Florida Atlantic University Wins $11 Million Office of Naval Research Contract
by: Richa Patel
Florida Atlantic University (FAU) is working with the Office of Naval Research (ONR) and partners to develop a next generation sensor. Dr. Michael Twardowski, research professor and principal investigator, will be working to develop a sensor that is compact, versatile in deployment, and provides an exceptional tool in the continuation of research in oceanic bioluminescence and its role in ocean ecology.
FAU’s Harbor Branch Oceanographic Institute landed an $11 million four-year ONR contract, competitively procured under the “Long Range Broad Agency Announcement (BAA) for Navy and Marine Corps Science and Technology.” With the contract, researchers will develop a bathyphotometer sensor for natural oceanic bioluminescence assessments, which will take measurements that can be used to study light emissions from populations of luminescent marine organisms such as zooplankton.
Project collaborators include the University of South Florida, University of Florida, Scripps Institute of Oceanography, University of California-San Diego, Texas Christian University, and Florida International University.
SMI Client Specialty Materials Named National Subcontractor of the Year
by: Richa Patel
The U.S. Small Business Association named Specialty Materials, Inc. the Region One Subcontractor and National Subcontractor of the Year. On September 17, the company was presented the Region One award by the SBA’s New England Regional Administrator Wendell Davis and its Massachusetts District Director Robert Nelson.
Specialty Materials’ development of boron fiber and silicon carbide is used in end products such as the F-15 Eagle and Predator drone– but it’s boron fiber is also used in items like fishing rods, bicycles, and hockey sticks. Its customers include Boeing, Northrop Grumman Innovation Systems, and Rolls Royce High Temperature Composites.
Updates from SMI
SMI Responds: Supplemental Funding for Defense Contractors During COVID-19 Highlights Fragility of Defense Industrial Base
by: Ken Wetzel
On September 22, the Washington Post published an article stating the Pentagon’s use of $1 billion appropriated to the Defense Production Act Title III program as part of the CARES Act was “redirected to firms that weren’t originally targeted for assistance.” The article implied that DoD mismanaged these funds by using them as “bailouts” for defense contractors rather than for Congress’ intended purpose of scaling up manufacturing for personal protective equipment (PPE). The DoD released a response last week.
Since the article was published, there has been heightened criticism and scrutiny of the DoD’s use of DPA Title III funds appropriated in the CARES Act. Some have called for the DoD Inspector General to investigate the use of the funds by the DoD.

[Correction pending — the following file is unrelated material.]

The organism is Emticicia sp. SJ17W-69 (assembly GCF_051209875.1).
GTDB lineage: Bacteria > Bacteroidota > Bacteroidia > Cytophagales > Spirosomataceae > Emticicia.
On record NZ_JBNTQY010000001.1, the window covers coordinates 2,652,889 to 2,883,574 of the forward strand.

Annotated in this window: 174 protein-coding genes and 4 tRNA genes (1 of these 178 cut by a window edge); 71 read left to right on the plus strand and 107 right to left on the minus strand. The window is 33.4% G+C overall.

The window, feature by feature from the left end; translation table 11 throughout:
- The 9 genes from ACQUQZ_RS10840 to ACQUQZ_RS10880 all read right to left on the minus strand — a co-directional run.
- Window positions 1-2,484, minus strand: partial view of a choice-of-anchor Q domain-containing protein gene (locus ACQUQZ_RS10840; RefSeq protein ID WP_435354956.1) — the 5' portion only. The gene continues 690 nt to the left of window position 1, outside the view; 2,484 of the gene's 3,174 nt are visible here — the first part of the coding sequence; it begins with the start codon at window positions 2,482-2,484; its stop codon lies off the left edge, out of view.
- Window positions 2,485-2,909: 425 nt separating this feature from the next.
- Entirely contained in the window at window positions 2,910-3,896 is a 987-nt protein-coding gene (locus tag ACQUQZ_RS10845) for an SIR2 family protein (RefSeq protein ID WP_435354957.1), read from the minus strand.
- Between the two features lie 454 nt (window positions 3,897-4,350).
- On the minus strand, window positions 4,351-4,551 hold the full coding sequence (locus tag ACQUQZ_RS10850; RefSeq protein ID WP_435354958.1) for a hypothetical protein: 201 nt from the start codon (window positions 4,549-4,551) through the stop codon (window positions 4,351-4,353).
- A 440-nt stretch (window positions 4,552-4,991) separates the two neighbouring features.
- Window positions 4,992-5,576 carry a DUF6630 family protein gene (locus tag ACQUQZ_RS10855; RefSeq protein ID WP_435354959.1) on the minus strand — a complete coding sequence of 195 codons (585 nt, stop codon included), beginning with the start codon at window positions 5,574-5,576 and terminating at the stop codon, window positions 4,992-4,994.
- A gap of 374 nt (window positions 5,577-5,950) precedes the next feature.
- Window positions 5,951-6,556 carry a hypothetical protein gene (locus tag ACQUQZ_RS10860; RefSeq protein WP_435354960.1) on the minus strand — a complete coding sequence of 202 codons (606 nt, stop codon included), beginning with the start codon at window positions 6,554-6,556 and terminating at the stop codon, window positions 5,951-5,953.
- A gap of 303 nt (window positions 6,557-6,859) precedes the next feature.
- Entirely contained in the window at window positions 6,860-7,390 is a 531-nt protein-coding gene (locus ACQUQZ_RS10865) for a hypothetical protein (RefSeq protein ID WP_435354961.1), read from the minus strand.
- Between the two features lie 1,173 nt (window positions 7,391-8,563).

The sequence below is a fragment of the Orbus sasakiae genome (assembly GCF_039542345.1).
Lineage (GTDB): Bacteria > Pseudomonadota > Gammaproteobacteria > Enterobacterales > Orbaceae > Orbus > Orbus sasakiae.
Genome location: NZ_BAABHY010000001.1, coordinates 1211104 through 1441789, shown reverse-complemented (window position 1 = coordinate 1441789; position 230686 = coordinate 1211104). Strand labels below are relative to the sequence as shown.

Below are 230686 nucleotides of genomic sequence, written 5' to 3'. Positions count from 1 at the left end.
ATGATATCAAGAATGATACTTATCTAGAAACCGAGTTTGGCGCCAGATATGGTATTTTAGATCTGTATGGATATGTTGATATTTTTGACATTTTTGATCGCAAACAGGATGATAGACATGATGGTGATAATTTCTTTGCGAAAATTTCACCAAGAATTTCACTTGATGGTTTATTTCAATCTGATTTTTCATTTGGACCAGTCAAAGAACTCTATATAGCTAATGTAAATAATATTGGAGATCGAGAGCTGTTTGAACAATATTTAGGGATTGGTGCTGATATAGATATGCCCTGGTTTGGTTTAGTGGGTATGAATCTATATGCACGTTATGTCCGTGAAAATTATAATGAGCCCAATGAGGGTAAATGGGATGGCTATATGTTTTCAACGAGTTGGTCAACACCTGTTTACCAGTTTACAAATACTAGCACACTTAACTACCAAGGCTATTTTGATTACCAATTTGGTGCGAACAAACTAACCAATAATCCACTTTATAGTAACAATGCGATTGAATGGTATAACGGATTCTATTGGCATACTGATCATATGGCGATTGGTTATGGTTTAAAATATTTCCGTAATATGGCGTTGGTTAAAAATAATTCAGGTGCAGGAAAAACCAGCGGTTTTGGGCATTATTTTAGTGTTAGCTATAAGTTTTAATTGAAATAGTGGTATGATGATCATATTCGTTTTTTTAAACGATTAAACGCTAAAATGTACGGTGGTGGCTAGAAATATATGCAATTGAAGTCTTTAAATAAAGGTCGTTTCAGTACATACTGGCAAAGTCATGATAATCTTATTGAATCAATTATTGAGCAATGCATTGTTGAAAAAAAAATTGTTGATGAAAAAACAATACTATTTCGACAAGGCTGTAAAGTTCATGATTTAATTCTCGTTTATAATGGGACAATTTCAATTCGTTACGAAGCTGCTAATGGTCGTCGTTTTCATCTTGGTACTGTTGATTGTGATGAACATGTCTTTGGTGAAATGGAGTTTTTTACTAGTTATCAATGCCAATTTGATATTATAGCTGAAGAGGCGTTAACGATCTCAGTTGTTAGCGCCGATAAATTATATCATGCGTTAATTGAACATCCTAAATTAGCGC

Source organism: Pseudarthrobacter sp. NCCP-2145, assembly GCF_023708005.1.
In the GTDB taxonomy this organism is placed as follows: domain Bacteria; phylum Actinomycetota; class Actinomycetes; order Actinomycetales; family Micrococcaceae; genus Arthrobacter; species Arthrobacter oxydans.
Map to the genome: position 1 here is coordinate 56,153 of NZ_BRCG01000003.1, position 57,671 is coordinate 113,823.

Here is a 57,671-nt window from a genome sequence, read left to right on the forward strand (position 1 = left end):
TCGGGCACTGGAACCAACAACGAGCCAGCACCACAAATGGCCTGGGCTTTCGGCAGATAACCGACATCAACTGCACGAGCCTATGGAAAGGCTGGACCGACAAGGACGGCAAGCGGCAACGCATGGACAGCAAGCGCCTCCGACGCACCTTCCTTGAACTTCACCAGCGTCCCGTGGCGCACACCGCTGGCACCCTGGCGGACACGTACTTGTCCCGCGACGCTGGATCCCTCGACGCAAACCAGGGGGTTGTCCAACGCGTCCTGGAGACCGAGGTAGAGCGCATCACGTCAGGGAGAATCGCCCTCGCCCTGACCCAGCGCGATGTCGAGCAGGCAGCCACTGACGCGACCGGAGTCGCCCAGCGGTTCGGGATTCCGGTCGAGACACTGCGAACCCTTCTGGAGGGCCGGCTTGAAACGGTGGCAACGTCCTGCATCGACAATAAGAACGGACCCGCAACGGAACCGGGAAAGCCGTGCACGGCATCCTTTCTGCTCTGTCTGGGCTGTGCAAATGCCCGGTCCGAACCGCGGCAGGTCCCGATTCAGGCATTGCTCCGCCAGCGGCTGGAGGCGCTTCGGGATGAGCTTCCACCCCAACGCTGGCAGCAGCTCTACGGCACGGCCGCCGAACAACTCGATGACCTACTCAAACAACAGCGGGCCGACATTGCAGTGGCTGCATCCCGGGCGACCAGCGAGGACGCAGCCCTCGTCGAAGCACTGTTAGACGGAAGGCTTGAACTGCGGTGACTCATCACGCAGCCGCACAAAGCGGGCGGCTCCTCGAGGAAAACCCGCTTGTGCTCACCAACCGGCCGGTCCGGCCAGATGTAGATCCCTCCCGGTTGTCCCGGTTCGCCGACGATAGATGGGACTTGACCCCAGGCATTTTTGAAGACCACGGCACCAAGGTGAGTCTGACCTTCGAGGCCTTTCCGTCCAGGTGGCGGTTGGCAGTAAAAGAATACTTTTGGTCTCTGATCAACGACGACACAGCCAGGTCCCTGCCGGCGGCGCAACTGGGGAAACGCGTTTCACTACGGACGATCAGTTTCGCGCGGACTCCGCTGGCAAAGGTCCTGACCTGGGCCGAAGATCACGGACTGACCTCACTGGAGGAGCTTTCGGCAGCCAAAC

Although it is certainly true that other industries require support during these unprecedented events, it is also of the utmost importance that the Department utilize its funding to protect the resiliency of its industrial base. Ensuring defense contractors are able to successfully navigate an unprecedented crisis such as COVID-19 is directly related to the United States’ national security. Many defense contractors that provide essential DoD materiel have faced significant business challenges due to economic decline. This is especially true for sub-tier suppliers. In many cases, revenue generated from DoD contracts is a small contributor to their overall financial health.
As the September 2018 report on the defense industrial base and its supply chain resiliency revealed, the defense industrial base is quite fragile. Due to a decrease in domestic manufacturing, increased reliance on foreign imports, movement towards sole source providers for critical materials, continuing resolutions from Congress, the government’s procurement practices, and more, the domestic industrial base is weak in a number of key areas. Ms. Ellen Lord, the Under Secretary of Defense for Acquisition and Sustainment, has made the relationship between economic stability and national security clear to the public on more than one occasion.
Our nation’s warfighters depend on highly specialized equipment that should be manufactured domestically when possible to ensure capability overmatch compared to near peer adversaries. Allowing the US industrial base to become more vulnerable due to a global pandemic could open up more opportunities for mergers and acquisition by foreign entities that are less interested in supplying the DoD or cause these companies to shutter. The manufacturing capacity and capability needed to make the DoD’s equipment cannot be easily or cheaply reconstituted. Perhaps more importantly, the work force’s skill and technical expertise could also atrophy, thus further steepening the lead time to effectively produce important defense items.